When starting a new business there are a huge number of things to consider, with office work space being a significant one.
Signing a lease commits the business to expensive overheads, and start-ups in particular will need to be mindful of this type of financial commitment.
It is vital that your office space provides you with a good foundation to operate from, is suitable for all your requirements, and is not the cause of any difficulties or unexpected financial issues in a pivotal time for the business.
We have listed a few key lease provisions that you should be aware of.
Rent free periods sound good…
Although these may seem very appealing, a rent free period might be offered for various reasons that are beneficial to the landlord. It may be that the rent you pay after the rent free period is actually inflated to compensate for this – you should look carefully at these points.
During uncertain times such as the current Coronavirus pandemic, tenant’s may potentially have more power in lease negotiations with landlords to obtain a rent free period. However, be aware that a rent free period may not always be as good as you think!
Have a break!
Having dates when you know you can break the lease is important, especially for start-ups where finances and plans may be more flexible and unpredictable than usual.
A break clause is a clause which enables you to end the lease earlier than the agreed term. It may be that the break clause only comes into effect on particular dates, and with relevant notice but this is a point that you can negotiate when taking on a lease. Whilst having a lot of flexibility around a break clause can seem like a good thing, also be aware that a landlord’s break clause can provide uncertainty for your business.
Collaboration is key
Sometimes you may want to collaborate and share the office space with another start-up, investor or other company. Even if not planned from the outset, this should be a consideration for any start-up taking on office space, as requirements and plans can change.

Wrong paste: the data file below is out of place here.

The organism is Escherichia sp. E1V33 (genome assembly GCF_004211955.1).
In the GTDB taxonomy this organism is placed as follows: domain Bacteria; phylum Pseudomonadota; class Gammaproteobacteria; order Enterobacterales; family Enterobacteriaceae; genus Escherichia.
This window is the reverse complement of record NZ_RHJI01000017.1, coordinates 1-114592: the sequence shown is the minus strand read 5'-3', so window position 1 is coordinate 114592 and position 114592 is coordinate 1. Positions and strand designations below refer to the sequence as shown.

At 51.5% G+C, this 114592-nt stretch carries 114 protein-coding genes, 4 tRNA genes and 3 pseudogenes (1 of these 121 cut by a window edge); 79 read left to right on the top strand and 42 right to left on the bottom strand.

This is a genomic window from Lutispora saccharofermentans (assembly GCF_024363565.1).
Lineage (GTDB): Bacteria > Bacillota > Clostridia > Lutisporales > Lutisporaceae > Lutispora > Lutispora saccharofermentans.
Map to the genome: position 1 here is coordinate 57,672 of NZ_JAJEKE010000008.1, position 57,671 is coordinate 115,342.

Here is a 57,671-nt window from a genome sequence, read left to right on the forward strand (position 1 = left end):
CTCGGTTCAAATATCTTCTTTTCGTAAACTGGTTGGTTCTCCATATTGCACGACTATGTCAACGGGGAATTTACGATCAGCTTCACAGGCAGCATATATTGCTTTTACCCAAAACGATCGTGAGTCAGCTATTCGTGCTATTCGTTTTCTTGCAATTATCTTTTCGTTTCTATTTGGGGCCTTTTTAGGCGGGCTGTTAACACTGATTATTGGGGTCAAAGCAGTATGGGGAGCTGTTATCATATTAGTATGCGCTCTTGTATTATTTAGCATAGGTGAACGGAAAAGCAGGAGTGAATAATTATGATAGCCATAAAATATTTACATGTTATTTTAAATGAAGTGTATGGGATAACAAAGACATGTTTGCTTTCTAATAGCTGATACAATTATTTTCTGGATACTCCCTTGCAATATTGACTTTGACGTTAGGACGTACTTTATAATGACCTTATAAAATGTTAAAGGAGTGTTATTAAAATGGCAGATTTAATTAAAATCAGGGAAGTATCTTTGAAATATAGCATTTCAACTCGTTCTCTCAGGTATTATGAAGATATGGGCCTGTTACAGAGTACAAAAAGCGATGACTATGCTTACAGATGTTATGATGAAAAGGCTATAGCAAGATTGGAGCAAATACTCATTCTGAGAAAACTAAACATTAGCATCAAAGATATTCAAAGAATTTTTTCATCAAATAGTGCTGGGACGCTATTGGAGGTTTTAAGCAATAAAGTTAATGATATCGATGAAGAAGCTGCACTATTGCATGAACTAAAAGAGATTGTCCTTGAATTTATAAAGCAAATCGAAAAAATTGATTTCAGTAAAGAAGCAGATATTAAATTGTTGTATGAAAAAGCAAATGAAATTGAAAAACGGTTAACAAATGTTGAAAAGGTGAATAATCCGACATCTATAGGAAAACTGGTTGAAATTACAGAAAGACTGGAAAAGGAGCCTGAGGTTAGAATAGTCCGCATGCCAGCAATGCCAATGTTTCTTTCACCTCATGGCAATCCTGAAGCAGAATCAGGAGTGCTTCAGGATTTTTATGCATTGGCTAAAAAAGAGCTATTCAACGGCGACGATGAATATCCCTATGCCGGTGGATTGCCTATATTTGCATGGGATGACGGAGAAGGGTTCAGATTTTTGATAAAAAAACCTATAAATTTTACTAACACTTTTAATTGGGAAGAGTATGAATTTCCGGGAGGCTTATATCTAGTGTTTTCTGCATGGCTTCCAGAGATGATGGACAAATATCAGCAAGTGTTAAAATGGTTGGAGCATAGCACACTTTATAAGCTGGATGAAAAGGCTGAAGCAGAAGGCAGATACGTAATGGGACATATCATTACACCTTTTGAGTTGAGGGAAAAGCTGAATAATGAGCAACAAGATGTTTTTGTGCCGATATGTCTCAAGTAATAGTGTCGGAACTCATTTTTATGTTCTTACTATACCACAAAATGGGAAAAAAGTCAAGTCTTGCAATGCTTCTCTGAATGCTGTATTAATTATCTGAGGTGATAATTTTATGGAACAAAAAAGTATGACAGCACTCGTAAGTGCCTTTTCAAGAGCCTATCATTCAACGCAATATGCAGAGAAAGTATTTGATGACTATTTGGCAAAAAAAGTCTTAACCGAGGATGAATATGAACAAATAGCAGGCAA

This is why the alienation clause in a lease is very important. This will stipulate whether the landlord permits assigning or underletting part or the whole of the premises to another, and whether you may need the landlord’s consent. A key consideration is the ease by which you could potentially share your office space if needed or wanted for collaborative or cost-saving purposes.
Rent reviews, service charge and much more
There are additional financial points to consider on top of the annual rent. Rent reviews take place regularly so the landlord can adjust the rent in line with current market conditions. It is likely the landlord will want wording in the lease providing the rent will be reviewed ‘upwards only’ meaning it will only ever increase or remain the same, even if the market dips.
Service charge is paid to the landlord to cover the costs of maintaining the property i.e. cleaning and the maintenance of any communal areas. You may only be taking a small space in a large building, so make sure to look out for whether the service charge is a fixed charge or a proportional charge, and the terms on which the landlord can calculate the service charge.
We appreciate there is a lot to think about when considering a lease, and each company will need to consider their requirements individually. Bird & Bird are here to answer your questions and advise you on how to tailor the lease to your needs.